It seems like quite a few new projects have been popping up in the competitive TF2 community recently. Some of these ventures have been successful, others have fallen, and we’re still waiting for a few. Many will probably know of the one I’ve been involved with, PugChamp, and most would place it in the first category. Given my recent experience and general knowledge about past and present projects, I’ve started thinking about what makes projects successful, and have come up with a list of factors to consider.
Ever since most people can remember, there have been two dominant formats in which most competitive players participate: 6v6 and Highlander. I believe that this arrangement has been ultimately detrimental to both formats and to the general progression of competitive TF2.
Another year has passed by, one that has seen the 19th birthday of the Team Fortress franchise and the 8th birthday of Team Fortress 2 - both seemingly very old by modern standards. Despite its age, however, Team Fortress 2 and its moderate competitive scene still had several surprises in store for its fans and participants, as well as many hopes for the future. Without further ado, let’s look over what defined the year and made it so interesting.
All dynasties must come to an end eventually, and it is now froyotech’s turn to take its bows and fade gently into the stars. In honor of their impressive achievements, let us review their history from meteoric rise to fall from grace and look at the legacy they leave behind for teams to look up to.
Every person has a cool story on how they became part of something amazing. Mine really isn’t that cool, but it’s inspiring to me so here goes.
Timing in Team Fortress 2 (as far as competitive goes) has always been something of a delicate issue. The round timer is a perfect example of it - decrease the timer, and defenders have even more of a reason to attempt to slow down the game even more; increase the timer, and attackers have no reason to push forward until they can create the perfect storm.
I’m not really here to discuss the metagame issues, though, but rather to look at the complex technical issues surrounding them. In order to do that, let’s look at how another game handles timers compared to TF2. In Counter-Strike: Global Offensive, there is no timer for the map. Each round has timers which limit the round’s length to a maximum of three minutes. This is in contrast to TF2, which has a map timer set to thirty minutes (usually) and a round timer set to ten minutes which is reset every time a control point is captured.
A couple of days ago I tweeted a few interesting facts about the history of TF2’s annual intercontinental tournament, which garnered some interest. Since it’s the eve of Insomnia55, I figured I’d make a more expansive list. In no particular order, here are some things of interest:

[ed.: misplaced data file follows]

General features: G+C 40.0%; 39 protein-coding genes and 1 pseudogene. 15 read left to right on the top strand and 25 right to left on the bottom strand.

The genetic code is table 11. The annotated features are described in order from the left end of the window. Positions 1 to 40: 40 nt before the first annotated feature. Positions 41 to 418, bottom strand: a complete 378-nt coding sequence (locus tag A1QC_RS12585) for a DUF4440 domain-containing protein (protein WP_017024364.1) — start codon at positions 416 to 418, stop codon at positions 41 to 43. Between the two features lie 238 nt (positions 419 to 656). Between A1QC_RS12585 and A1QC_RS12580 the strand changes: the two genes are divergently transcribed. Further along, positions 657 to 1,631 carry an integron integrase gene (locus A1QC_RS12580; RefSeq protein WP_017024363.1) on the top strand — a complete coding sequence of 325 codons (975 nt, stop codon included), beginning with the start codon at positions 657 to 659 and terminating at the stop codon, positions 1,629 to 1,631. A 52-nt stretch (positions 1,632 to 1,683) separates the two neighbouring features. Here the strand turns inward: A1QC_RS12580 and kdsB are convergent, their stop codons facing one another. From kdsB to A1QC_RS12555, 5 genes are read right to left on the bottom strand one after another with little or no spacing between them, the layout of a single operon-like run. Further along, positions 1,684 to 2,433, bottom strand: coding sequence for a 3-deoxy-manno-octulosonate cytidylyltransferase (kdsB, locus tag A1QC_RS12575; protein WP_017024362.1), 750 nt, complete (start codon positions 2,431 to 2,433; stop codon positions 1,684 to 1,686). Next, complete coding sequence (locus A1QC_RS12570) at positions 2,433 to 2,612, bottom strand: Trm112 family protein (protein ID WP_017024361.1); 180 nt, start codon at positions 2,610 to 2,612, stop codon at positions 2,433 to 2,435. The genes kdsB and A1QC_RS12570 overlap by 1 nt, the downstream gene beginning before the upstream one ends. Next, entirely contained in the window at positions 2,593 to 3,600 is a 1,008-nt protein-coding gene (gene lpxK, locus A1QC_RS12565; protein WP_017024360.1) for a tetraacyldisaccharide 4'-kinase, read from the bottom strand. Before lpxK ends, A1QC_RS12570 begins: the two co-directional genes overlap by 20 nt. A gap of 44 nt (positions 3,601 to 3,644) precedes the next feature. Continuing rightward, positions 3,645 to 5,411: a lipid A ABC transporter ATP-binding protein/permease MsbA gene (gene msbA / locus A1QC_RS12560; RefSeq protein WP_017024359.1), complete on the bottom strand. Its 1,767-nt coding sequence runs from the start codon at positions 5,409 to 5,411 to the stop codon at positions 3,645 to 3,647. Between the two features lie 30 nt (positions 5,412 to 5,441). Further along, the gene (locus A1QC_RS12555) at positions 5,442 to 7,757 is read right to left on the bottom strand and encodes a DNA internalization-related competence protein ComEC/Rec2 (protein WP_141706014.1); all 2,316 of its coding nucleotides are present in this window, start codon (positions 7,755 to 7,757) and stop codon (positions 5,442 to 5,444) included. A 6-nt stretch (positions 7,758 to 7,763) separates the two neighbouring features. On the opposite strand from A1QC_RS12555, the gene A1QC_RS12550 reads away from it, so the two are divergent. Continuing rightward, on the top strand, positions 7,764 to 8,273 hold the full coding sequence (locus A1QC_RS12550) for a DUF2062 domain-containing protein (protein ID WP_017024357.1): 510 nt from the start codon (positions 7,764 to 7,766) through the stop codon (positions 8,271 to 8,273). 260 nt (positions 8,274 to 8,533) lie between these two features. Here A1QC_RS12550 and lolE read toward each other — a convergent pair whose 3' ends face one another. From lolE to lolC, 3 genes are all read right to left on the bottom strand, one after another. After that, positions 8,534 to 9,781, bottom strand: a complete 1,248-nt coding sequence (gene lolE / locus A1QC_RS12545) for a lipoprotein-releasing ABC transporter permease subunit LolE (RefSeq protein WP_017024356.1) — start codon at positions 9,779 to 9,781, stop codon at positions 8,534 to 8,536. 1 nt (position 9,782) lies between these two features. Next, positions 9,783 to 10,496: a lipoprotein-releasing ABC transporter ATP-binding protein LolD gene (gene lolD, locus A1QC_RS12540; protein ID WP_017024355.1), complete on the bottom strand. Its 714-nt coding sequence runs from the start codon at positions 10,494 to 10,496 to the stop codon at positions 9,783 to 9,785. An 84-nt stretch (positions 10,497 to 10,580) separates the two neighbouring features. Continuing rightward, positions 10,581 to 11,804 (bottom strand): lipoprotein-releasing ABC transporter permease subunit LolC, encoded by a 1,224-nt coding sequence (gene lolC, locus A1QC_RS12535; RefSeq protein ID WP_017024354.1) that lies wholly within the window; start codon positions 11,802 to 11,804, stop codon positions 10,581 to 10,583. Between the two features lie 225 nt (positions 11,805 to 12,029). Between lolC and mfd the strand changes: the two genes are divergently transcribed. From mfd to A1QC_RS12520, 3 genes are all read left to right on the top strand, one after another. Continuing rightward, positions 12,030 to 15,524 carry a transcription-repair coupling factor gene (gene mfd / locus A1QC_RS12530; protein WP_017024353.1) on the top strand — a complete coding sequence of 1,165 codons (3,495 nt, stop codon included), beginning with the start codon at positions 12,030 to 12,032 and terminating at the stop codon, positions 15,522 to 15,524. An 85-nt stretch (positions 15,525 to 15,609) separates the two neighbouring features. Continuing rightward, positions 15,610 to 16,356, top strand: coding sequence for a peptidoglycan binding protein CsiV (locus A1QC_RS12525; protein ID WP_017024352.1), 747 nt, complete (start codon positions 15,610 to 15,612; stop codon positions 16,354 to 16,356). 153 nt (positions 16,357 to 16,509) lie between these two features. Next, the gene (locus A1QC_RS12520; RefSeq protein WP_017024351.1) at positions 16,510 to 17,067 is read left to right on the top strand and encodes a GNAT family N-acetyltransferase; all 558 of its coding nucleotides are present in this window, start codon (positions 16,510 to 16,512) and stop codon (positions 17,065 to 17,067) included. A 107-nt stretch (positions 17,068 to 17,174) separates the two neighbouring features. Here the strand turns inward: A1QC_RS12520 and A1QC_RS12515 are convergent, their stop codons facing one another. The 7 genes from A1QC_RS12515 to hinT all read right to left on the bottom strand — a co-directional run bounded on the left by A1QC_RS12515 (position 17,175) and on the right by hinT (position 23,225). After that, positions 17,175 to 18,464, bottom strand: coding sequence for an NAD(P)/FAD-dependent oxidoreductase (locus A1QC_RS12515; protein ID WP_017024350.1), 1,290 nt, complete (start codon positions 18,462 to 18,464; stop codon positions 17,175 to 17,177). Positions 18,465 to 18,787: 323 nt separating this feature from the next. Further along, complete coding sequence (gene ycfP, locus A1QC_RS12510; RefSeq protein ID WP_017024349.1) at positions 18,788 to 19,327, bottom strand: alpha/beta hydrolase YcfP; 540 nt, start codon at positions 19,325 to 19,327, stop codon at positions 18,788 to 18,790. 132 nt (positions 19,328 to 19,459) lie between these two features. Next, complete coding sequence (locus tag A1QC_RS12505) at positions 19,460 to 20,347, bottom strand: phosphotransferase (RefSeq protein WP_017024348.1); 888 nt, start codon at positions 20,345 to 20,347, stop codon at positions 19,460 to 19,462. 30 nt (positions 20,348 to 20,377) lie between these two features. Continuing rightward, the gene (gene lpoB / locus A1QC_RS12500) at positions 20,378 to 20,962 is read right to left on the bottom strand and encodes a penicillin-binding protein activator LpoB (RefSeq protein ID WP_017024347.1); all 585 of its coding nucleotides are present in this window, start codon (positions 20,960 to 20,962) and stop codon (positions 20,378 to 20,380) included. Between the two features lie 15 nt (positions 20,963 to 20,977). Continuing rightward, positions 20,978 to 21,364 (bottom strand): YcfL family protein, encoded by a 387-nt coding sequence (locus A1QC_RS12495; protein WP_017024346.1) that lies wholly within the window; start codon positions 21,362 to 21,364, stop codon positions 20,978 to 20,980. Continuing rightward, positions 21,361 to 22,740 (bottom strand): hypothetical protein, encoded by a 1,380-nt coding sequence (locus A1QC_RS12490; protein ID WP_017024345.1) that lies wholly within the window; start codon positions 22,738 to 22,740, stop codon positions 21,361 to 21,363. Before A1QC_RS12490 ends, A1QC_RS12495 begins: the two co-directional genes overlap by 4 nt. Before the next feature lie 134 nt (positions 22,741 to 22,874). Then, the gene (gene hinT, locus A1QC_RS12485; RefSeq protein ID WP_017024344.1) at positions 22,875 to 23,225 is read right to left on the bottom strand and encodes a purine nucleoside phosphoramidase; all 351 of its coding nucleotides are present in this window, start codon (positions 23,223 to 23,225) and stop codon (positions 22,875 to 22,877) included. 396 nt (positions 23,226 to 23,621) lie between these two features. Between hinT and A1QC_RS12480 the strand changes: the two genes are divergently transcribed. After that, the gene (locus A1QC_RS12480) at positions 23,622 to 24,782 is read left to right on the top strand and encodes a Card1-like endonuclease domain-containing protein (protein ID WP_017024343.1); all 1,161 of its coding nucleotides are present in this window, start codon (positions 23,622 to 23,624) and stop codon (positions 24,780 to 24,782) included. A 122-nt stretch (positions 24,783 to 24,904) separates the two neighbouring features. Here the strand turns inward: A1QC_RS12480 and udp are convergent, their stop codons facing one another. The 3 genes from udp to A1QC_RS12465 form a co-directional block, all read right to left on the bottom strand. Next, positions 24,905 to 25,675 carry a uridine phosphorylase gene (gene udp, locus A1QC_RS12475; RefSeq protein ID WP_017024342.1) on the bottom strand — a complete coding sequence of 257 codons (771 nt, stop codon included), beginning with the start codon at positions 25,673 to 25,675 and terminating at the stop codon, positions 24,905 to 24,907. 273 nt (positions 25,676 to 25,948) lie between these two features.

- Insomnia32 was the first edition of Insomnia to feature TF2, just a month after its release, making it one of the first LAN tournaments in the history of the game.
- With a prize pot of £10,000, Insomnia55 is the biggest tournament in the International Community era, beating out the prize pot of ESEA seasonal finals. However, it falls short of the biggest known prize pot in Team Fortress 2 history of £15,000 at the PC Gamer Showdown in 2008.
I tend to overanalyze and fixate on tournament structures a lot as part of my general fascination with hierarchies and orders. As a result, I tend to focus on mostly unimportant issues. The naming of double-elimination bracket rounds is one of those issues, and we’ll be discussing it here.
My main issue with the naming of the rounds in double-elimination brackets is that they usually don’t show progression very well.
For people like me, it’s difficult to look at the vast history of the game and consider it one cohesive whole - the scene has changed greatly since its humble beginnings. As a result, I naturally try to separate it out into distinct eras. Given that I’m a relative newcomer, I can’t claim to know everything about the past, but I feel like I have enough of an understanding to identify the era-defining events of the scene.
It seems that every time a season of ESEA rolls around, we are greeted with the usual sight of players playing in a division lower than expected, and the inevitable calls of sandbagging ring out. Being interested in understanding more about this phenomenon, I went and computed stats from history to see whether I could find any interesting trends.
Here we go again: a leading organization in TF2 has done something amazingly horrifying, people are rioting and calling for the heads of those involved, and the inevitable suggestion of “let’s build our own” is being made.
We’re talking about ESEA, right? Or is it TF2Center? Damn, it’s hard to keep track of all these controversies.
Everything must start somewhere and so must this blog.
If you’re reading this post, I must apologize in advance as it’s likely to be very boring. In reality, I’m making this post as a test to make sure that the blog isn’t completely broken.
One of the most critical parts of a competitive scene’s existence is its production - the process of taking a game and creating an immersive experience for viewers that allows them to share in its excitement. Game productions are the main way that currently interested people enjoy the game and newly interested people are encouraged to follow, and TF2 is no exception.